On an action-packed stage 9 (opens in new tab) of the Tour de France (opens in new tab), stories leapt from around the peloton, from the general classification contenders doing battle on the Col de Marie Blanque and Marc Hirschi's (Team Sunweb) magnificent solo break to Adam Yates (Mitchelton-Scott) losing yellow and the 60km fight for the breakaway, and more.
Some of the stories are more sorrowful than others though, as we saw with Fabio Aru (opens in new tab) during the early kilometres of the day. As rider after rider attempted to jump away at the front, the Italian was out the back on his own after just 20 kilometres of racing.
Aru manfully soldiered on, waving away television motos as he was stalked by the voiture balai at the back of the race. On the second of five categorised climb of the day, the category 1 Col de la Hourcère, he climbed off, his race called to a premature halt.
The Italian lay 29th overall in the morning, far from his Vuelta a España-winning best, but with no hint of such a collapse on the road to Laruns. Three days ago he had been on the attack on Mont Aigoual, but on Sunday as UAE Team Emirates (opens in new tab) teammate Tadej Pogačar took the stage victory over an hour later, Aru could come up with no answers on what had befallen him.
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"I really don't know what is happening to me. I have no answers, and this makes me suffer," he said after the stage.
"I approached this Tour de France on my toes, and I had worked well. Not to go for GC, but to help Tadej in the best possible way and maybe, who knows, get some chances of my own if the opportunity arose.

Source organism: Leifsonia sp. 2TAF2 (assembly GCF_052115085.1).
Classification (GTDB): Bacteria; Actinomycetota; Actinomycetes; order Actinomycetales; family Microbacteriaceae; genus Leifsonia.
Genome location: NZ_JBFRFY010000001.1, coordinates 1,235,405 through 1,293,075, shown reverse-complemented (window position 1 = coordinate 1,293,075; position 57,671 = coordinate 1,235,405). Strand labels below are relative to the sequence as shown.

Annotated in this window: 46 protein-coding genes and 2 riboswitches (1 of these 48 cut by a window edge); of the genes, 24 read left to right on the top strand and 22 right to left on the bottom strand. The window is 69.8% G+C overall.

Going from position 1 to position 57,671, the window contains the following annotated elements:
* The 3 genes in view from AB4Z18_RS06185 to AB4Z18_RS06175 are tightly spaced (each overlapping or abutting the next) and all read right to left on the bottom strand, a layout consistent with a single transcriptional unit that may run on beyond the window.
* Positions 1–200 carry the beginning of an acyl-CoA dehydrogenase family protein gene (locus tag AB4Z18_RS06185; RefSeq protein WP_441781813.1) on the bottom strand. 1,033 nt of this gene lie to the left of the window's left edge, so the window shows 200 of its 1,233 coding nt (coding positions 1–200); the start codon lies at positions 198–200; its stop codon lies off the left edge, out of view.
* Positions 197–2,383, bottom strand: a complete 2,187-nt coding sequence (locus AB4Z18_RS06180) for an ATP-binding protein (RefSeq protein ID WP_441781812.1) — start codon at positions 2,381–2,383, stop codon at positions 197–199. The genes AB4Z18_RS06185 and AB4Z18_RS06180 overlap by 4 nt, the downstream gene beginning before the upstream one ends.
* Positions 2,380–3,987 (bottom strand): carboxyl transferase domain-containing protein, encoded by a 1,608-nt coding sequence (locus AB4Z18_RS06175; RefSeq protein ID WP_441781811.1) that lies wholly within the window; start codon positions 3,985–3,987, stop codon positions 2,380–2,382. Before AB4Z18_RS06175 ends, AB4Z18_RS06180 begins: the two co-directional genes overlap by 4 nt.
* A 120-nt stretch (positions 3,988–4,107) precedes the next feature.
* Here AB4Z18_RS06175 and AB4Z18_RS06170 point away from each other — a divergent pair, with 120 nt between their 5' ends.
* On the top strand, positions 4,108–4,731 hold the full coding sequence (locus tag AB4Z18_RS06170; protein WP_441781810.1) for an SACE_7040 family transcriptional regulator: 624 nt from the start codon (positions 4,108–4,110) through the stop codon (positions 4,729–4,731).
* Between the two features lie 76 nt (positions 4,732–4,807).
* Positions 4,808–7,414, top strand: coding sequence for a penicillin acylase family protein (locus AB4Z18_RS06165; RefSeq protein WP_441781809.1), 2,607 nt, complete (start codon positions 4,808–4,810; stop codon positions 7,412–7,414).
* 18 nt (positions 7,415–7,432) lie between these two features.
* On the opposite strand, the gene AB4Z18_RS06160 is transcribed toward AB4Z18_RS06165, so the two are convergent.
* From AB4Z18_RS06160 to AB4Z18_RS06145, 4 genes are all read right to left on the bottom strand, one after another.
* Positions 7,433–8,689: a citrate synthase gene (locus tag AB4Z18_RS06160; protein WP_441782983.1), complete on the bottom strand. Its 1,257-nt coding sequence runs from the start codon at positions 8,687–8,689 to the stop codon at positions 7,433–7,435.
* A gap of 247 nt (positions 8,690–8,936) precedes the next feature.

"I had put in a series of encouraging performances in the run-up to this Tour de France, except the bad day I had in Lombardy."
Aru has suffered with an unknown ailment before. He endured a miserable 2018 season before being diagnosed in early 2019 with a constriction of the iliac artery (opens in new tab) in his left leg, later undergoing surgery.
A return to racing saw him take 14th at last year's Tour de France and Aru has looked competitive since the restart, recording top 10 finishes at the Vuelta a Burgos and Tour de l'Ain, and finishing fifth at the Mont Ventoux Dénivelé Challenge.
Indeed, Aru said that his recent training numbers should've seen him reach a level higher than he's achieved in recent years.
"My training data also showed optimism in returning to a condition that allowed me to perform well, certainly the best numbers in the last three years," the Italian said.
"Yesterday, talking to the team doctor, I told him that I was feeling better, and that I was confident for the rest of the race. Now I am here, stuck in a hole, without really understanding why."
Aru lamented his latest setback, on behalf of both himself and the team, adding that his future plans are still up in the air so soon after the gutting end to his race.
"I feel like I do not deserve this because I have always been an exemplary professional and given my maximum commitment," he said. "The team does not deserve this either and I suffer a lot in not being able to make my contribution as I would like to.
"My future? Well I'm not thinking about it right now. I'm still processing the disappointment of today."
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